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A chip card - also called a smart card or an EMV card - is a debit or credit card that contains a microprocessor that enhances the security of cards during point-of-sale transactions.

These cards, already in use in much of the world, use a security standard originally developed by Europay, MasterCard and Visa (EMV) as a way to fight card fraud resulting from theft, skimming and counterfeiting. The EMV technology has been adopted by the other major card brands and issuers.

Chip cards add an additional layer of security to the safeguards that already protect cards. Each time a cardholder uses their chip card it generates a code that is unique to that transaction. This makes it harder to counterfeit a card or to use it fraudulently for in-store purchases.

The chip contains information about a cardholder’s account and the card expiration date. It also generates a unique code for every transaction when used with a chip-enabled terminal at the point of sale Chip cards can be used virtually anywhere this brand of card is accepted in the U.S. and around the world. If a merchant has a chip-enabled card terminal, cardholders will insert their card during the transaction. In the U.S., cardholders will still be able to ‘swipe’ their card to make a payment if a merchant has a regular terminal. They will need a PIN to be able to make a transaction at an ATM.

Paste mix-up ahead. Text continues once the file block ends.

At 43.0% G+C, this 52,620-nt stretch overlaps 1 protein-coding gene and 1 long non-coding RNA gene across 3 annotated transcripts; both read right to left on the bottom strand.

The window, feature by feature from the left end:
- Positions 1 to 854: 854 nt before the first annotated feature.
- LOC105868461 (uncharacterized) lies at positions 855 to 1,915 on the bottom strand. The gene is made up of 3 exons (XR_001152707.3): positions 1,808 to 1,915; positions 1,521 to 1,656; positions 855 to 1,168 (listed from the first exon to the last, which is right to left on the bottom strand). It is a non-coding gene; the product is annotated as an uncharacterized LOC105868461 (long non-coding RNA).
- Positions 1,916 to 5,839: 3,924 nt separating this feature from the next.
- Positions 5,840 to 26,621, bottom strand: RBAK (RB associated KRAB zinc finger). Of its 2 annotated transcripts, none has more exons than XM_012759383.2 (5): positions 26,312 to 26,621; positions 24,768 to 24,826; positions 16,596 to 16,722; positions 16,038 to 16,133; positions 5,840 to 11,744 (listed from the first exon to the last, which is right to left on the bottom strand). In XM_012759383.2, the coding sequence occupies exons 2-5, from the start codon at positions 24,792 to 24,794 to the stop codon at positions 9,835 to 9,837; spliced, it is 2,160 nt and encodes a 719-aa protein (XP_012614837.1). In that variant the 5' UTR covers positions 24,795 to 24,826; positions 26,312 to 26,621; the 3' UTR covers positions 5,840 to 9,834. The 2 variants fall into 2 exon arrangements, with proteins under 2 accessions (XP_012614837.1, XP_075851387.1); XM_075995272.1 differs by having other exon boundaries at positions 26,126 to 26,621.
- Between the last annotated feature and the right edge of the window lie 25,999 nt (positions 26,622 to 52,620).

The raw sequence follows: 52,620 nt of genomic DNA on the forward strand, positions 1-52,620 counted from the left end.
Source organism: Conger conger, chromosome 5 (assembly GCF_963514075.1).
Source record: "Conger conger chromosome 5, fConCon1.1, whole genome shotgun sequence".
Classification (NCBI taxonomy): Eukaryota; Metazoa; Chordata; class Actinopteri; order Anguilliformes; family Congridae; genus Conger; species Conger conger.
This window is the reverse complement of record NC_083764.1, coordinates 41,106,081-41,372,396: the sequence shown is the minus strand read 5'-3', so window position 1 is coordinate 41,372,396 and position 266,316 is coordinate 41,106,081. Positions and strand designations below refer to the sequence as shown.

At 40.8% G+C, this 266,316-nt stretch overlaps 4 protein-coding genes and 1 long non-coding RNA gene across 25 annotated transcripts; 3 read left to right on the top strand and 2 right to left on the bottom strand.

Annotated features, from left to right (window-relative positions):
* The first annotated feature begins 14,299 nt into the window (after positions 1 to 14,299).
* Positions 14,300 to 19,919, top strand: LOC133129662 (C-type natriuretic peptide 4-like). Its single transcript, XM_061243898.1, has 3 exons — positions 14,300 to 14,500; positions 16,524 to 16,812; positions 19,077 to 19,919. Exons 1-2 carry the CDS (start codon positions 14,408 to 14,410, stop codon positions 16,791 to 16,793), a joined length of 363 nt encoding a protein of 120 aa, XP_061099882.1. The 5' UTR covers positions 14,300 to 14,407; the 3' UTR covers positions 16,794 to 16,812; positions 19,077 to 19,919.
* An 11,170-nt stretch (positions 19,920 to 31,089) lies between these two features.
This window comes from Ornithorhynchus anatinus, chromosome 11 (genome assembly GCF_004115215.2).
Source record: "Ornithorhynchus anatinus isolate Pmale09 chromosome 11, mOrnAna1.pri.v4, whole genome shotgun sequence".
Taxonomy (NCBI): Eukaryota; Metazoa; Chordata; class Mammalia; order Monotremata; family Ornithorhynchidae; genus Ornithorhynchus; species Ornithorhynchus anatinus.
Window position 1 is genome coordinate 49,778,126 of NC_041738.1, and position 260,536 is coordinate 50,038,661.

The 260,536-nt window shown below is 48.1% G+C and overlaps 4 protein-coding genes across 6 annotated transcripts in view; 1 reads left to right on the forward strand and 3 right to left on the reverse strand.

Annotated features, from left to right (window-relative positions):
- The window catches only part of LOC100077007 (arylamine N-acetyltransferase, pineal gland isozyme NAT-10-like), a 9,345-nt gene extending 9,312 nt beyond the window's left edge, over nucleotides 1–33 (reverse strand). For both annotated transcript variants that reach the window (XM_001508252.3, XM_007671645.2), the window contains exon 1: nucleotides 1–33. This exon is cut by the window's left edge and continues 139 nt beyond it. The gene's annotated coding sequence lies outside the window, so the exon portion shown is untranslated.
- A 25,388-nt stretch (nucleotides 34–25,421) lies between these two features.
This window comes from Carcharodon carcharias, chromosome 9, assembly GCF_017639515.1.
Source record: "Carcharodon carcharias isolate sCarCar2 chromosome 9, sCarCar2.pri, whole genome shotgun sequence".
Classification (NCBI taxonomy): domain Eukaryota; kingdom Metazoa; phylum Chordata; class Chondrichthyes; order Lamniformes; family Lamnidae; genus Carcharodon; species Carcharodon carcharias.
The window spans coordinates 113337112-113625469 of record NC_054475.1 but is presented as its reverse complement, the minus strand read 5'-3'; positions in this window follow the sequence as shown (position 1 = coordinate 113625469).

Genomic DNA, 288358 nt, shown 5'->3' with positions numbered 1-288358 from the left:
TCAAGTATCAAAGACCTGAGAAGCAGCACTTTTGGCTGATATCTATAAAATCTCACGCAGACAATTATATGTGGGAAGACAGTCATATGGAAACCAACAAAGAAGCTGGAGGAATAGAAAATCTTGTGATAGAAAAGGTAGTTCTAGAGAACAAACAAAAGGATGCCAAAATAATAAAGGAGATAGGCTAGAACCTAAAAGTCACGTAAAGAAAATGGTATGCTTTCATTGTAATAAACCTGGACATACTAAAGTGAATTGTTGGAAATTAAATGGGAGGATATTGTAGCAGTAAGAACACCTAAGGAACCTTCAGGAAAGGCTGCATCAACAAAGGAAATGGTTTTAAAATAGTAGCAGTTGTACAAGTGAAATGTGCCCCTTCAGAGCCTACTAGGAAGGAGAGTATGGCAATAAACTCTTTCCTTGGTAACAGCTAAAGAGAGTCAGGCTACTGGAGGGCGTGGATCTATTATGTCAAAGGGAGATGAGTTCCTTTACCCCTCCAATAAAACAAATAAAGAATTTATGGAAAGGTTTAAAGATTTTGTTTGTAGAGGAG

How to use the Card

Start the payment process by swiping your card. If the merchant’s terminal is chip-enabled, you will be prompted to insert your card:

  • Insert the card, face up and chip end into the chip-enabled terminal.
  • Leave the card in the terminal during the entire transaction.
  • Follow the instructions on the screen and either sign their name or enter their PIN as needed. They need to be sure to remove their card and take their receipt when the transaction is complete.

If the terminal is not chip-enabled, the transaction will process as it normally does from the initial swipe.

*While chip cards won’t prevent the types of large-scale data breaches that have hit some merchants, they do make it extremely difficult to produce counterfeit cards from that stolen data.